Are rail companies really ready for the next Control Period?

The calm before the storm is beginning to fade in the rail industry, as we begin to get set for Control Period 6. The real question though is whether or not rail companies are ready for this inevitable spike in industry activity.

Have companies built well-forged relationships and meaningful connections which are crucial for the next stage of revolutionising rail? Will these relationships be capable of delivering projects in a collaborative and effective manner?

As the Managing Director of one of the industry’s leading networking companies, my focus is on providing industry support for those who need it most.

The goal? To strengthen the relationship process in an effort to speed up the tender stage of sub-contracts and packages.

Lessons to Learn from Previous Control Periods

The rail industry is always looking forward to new developments, particularly in the face of a new Control Period and the influx in funding that accompanies it. But we shouldn’t forget to also look back. What we can learn from previous control periods can help us to better prepare for what’s ahead.

It’s clear to me that the industry often finds itself stuck in two phases – with companies perpetually in a state of limbo – between the completion of projects and the beginning of others. It’s as though these companies draw a mental line between the two periods.

The lesson to learn here is that the control period framework exists as just that – a framework.

While formal processes such as the tender stage will begin at a set time in the framework, it doesn’t have to stop your firm from being active and making progress. The term ‘control period’ is adopted by the industry to segment the progress, funding and objectives of a given timeframe. This is contrary to what many businesses find themselves believing, that it’s a sign that a break in activity is needed.

In fact, failure to act in these in-between stages can be damaging to a company’s mentality. In the worst-case scenario, it can have ‘real’ consequences for your business, leading inactive business to see a decline in their sales and become unsuccessful in the next tendering process.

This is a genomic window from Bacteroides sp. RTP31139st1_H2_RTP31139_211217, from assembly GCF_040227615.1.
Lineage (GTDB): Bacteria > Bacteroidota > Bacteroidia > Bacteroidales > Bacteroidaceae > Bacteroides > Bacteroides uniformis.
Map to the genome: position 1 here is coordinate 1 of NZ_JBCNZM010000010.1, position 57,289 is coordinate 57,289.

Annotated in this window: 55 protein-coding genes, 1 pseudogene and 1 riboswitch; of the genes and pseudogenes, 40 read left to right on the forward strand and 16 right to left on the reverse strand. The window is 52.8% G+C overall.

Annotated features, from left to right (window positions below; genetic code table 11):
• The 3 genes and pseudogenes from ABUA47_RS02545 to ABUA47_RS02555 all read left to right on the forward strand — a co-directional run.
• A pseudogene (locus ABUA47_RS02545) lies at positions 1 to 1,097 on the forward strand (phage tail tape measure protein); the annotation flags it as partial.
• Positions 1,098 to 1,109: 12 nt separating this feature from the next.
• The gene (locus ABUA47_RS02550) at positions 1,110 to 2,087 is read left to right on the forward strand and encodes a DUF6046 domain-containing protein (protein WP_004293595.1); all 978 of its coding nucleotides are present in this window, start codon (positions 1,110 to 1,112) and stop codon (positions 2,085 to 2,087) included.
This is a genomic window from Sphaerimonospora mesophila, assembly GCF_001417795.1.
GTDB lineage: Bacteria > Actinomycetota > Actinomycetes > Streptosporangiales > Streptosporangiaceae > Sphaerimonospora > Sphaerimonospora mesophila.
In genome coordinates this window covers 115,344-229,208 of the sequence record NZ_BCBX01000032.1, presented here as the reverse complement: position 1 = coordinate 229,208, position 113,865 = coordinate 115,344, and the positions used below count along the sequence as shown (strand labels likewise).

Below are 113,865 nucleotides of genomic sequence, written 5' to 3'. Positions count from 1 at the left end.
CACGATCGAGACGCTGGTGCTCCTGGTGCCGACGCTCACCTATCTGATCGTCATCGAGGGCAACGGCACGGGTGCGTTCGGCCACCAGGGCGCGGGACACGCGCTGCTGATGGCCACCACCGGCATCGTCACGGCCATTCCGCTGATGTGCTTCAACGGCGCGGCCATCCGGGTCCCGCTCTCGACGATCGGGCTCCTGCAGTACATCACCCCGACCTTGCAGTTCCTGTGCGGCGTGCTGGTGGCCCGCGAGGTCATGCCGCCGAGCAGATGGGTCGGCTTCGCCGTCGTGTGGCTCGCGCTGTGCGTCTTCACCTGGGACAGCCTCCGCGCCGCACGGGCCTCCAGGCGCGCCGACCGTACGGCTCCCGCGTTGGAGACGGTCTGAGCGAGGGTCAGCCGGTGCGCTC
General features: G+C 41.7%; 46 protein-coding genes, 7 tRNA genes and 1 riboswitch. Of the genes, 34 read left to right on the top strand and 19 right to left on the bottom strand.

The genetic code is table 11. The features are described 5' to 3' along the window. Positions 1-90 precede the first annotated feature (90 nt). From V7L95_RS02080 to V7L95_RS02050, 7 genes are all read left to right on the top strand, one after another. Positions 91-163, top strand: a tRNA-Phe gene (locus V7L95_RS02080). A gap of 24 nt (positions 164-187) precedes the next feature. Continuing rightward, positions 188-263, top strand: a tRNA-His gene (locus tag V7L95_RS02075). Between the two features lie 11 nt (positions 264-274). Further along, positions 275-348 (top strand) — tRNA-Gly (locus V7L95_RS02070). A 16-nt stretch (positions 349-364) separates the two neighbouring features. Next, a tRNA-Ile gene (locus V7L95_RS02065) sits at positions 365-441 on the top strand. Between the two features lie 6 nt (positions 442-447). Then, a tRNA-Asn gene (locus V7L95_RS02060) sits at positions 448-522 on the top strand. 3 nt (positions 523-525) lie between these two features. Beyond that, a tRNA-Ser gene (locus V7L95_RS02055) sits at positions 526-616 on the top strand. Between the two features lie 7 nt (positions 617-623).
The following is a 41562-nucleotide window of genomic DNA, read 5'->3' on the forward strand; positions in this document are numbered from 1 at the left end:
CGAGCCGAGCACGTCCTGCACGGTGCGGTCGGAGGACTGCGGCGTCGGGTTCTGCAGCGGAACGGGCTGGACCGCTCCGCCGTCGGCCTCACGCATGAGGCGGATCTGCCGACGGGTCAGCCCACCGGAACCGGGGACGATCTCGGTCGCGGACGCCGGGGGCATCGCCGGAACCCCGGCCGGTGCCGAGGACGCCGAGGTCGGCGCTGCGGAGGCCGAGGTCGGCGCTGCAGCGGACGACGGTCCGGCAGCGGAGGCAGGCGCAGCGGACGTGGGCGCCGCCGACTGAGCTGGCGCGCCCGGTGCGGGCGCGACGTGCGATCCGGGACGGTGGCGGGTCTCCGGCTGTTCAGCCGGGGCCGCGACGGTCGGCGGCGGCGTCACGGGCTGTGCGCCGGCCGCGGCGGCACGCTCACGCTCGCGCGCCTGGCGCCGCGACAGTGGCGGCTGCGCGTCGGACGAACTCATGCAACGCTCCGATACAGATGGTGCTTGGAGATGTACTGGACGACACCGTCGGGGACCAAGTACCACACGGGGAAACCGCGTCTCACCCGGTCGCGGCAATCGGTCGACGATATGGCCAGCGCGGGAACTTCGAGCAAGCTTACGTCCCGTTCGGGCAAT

What should you do instead? While it’s normal for the availability of work to decrease before a new period starts, in the interim you should focus your energy on long-term activities like planning, scheduling and networking.

How to Make Sure You Maximise Your Time

The majority of companies adopt a defeatist attitude that’s not helpful in achieving your business goals. With thoughts such as, “well CP6 starts in a few months, let’s just hang in there until then” you’ll rarely ever find yourself as the winner of sought after contracts.

Instead, these ‘quieter’ periods should be looked at in a whole different light. The time gained from not working on a physical project can be spent on devising long-term strategies and company development plans.

Much like each control period is created, your company should have its own framework for success.

How do I know this? In my SME background, I’ve assisted the delivery of various major projects across the North West. I’ve had the opportunity to view the internal cogs of many businesses, most of which just focus on getting their next portion of work ‘over the line’.

It’s no surprise that these companies never grow.

Those that do invest time into planning, forecasting and thinking about company development and sustainability do benefit.

Why Networking is an Effective Practice

You can split your time meeting with individual clients but networking is a way to effectively speed up the process.

Of course, meeting on a one-to-one basis is sometimes more appropriate but an afternoon spent networking can end with countless contacts in your pocket. If done strategically, this can be an effective way to maximise your chances of winning work.

We call this practice ‘organic networking’ where genuine conversations are shared and a stranger is turned into an advocate of your brand and its services.

Here’s why you should spend time on ‘organic networking’:

  • Forge real relationships with a quality audience – Your job is to seek out events that attract a ‘quality audience’. In terms of Control Period 6, you want to enter a room full of the professionals in charge of issuing work. Networking is worth your time if the event manages to attract qualified leads.
  • Increase your credibility and chances of endorsement – Building a personal relationship with industry figureheads is much more effective than connecting with them on LinkedIn. The chances that they will endorse you, advocate you and ultimately choose you will all be higher if you’ve sparked a genuine connection with them in a physical meeting.
  • Give your business long-term financial stability – You’ll no longer be a ‘wild card’ or the ‘best out of a bad bunch’. Genuine relationships – where each party views the other as credible, reliable and trustworthy – boast a long-term vision where the chances of being awarded work year on year are increased.

How Do I Ultimately Win More Work?

Companies that develop this type of mindset don’t simply eliminate work from their schedule, they replace work in the ‘field’ with social networking opportunities.

Plenty of planning should go on behind-the-scenes as you devise long-term plans and these should then be carried out at reputable industry events.

In short, that’s why I transitioned to a career in networking as I saw an opportunity to further support the industry. Unlike most networking companies, Millian Events is a corporate events provider with real industry experience and passion for its people.

Are you ready to invest in your company’s future? See our calendar of events for the upcoming year to be one of the few businesses that don’t stay stagnant when it matters the most.